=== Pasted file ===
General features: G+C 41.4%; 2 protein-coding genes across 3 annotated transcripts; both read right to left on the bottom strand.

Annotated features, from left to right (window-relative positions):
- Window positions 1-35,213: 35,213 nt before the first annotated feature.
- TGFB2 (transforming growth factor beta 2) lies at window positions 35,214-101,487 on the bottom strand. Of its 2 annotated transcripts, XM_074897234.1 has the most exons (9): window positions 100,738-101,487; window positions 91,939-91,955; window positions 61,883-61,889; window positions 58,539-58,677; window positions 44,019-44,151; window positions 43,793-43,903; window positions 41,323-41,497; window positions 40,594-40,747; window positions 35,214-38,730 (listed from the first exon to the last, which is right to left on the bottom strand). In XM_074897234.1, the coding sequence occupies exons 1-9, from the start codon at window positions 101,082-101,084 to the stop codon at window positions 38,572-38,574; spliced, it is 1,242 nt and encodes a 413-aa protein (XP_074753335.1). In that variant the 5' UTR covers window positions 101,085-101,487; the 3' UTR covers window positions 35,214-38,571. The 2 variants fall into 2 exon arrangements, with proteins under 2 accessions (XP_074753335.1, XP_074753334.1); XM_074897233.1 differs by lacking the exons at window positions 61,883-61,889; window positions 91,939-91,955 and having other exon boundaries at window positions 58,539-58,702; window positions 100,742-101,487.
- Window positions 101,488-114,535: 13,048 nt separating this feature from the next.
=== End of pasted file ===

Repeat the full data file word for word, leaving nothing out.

General features: G+C 41.4%; 2 protein-coding genes across 3 annotated transcripts; both read right to left on the bottom strand.

Annotated features, from left to right (window-relative positions):
- Window positions 1-35,213: 35,213 nt before the first annotated feature.
- TGFB2 (transforming growth factor beta 2) lies at window positions 35,214-101,487 on the bottom strand. Of its 2 annotated transcripts, XM_074897234.1 has the most exons (9): window positions 100,738-101,487; window positions 91,939-91,955; window positions 61,883-61,889; window positions 58,539-58,677; window positions 44,019-44,151; window positions 43,793-43,903; window positions 41,323-41,497; window positions 40,594-40,747; window positions 35,214-38,730 (listed from the first exon to the last, which is right to left on the bottom strand). In XM_074897234.1, the coding sequence occupies exons 1-9, from the start codon at window positions 101,082-101,084 to the stop codon at window positions 38,572-38,574; spliced, it is 1,242 nt and encodes a 413-aa protein (XP_074753335.1). In that variant the 5' UTR covers window positions 101,085-101,487; the 3' UTR covers window positions 35,214-38,571. The 2 variants fall into 2 exon arrangements, with proteins under 2 accessions (XP_074753335.1, XP_074753334.1); XM_074897233.1 differs by lacking the exons at window positions 61,883-61,889; window positions 91,939-91,955 and having other exon boundaries at window positions 58,539-58,702; window positions 100,742-101,487.
- Window positions 101,488-114,535: 13,048 nt separating this feature from the next.